- It’s the economy, stupid. OK, it’s not original and I do work for the economic development corporation, but understanding the Santa Clarita Valley regional, state and national economy is a critical function for any civic leader. But employment actually is the answer to a lot of problems. It’s the fastest way out of poverty or into upward mobility. It generates the taxes that help fund our roads, our schools, and our parks. Santa Clarita has just been named L.A. County’s Most Business-Friendly City, and a big reason is that the council actually thinks about the role that business plays in improving our quality of life. The commitment to a robust and diverse economy in the future must continue and is vital to our continued success.
- Santa Clarita is no longer a small town. One of the most pervasive misperceptions of the SCV is that we are still a small town with no real business or activity. In reality, Santa Clarita is the third largest city in L.A. County and the Santa Clarita Valley is home to a vibrant and growing business community. Household names such as Princess Cruises and Sunkist call the SCV home, along with lesser-known leaders in the aerospace, medical device, film, and manufacturing sectors. Our leaders need to engage with other leaders from cities across the region and the state to ensure that decisions and policy are favorable to the SCV. Our size and growth potential should enable us to be a significant player in the region.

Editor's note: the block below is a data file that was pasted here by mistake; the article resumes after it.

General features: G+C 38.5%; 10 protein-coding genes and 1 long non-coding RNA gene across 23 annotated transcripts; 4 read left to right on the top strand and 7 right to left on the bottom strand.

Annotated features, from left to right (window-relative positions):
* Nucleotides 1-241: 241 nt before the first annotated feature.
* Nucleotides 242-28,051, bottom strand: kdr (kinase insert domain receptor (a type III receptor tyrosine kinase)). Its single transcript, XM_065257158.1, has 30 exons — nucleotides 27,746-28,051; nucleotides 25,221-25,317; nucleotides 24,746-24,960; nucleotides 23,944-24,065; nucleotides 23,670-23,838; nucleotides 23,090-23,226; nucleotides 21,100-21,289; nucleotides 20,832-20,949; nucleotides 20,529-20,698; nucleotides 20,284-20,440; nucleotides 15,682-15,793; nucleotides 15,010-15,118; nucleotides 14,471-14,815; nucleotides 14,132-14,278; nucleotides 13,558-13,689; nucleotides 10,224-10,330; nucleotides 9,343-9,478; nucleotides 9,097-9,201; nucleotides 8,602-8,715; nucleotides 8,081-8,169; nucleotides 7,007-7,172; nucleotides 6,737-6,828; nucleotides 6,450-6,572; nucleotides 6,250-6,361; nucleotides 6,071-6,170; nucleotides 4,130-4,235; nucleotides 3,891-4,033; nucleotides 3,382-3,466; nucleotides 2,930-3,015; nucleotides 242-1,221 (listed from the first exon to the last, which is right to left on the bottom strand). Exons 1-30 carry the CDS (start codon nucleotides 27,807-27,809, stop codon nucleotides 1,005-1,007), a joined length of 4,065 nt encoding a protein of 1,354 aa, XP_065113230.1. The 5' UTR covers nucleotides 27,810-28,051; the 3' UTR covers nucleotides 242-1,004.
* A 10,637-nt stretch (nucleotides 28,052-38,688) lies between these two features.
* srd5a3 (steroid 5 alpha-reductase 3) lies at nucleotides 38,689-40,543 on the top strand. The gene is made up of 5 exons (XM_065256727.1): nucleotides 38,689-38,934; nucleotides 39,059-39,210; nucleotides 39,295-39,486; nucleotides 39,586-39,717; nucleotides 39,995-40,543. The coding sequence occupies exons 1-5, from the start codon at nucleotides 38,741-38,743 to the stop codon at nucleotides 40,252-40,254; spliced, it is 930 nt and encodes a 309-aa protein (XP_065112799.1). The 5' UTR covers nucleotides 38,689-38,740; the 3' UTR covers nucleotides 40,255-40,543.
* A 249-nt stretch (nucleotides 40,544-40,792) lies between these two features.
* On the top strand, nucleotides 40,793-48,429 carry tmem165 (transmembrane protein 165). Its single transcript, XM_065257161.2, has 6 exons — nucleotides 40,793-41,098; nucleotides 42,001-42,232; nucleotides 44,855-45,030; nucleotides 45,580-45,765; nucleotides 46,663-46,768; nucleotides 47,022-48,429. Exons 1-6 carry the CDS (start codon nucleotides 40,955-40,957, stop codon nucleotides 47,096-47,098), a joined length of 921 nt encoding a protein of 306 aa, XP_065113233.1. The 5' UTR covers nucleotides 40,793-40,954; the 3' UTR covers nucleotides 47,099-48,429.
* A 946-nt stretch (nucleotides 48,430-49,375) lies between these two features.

- Remember that the post is nonpartisan. Some of the best public policy ideas are hatched in cities because party politics aren’t overly influencing the debates. Council members should work together to address the real issues facing our community. I generally find that there is more agreement than disagreement on issues when people sit down and really listen to each other. While there is much partisan bickering at the state and federal levels, I would like our council to work together and be an example of how cities can succeed.
- Think about the future. The SCV is growing and changing. We have an aging population but also have a growing youth population. Our young city is maturing, along with our infrastructure. We need to be thinking about the future and preparing for it. We have older infrastructure that will need attention whilst we need to invest in new roads, parks and schools at the same time. Technology is reshaping how we live and can also shape how our community works. We should be thinking long-term about our future infrastructure, governance and services to meet the demands of a modern society.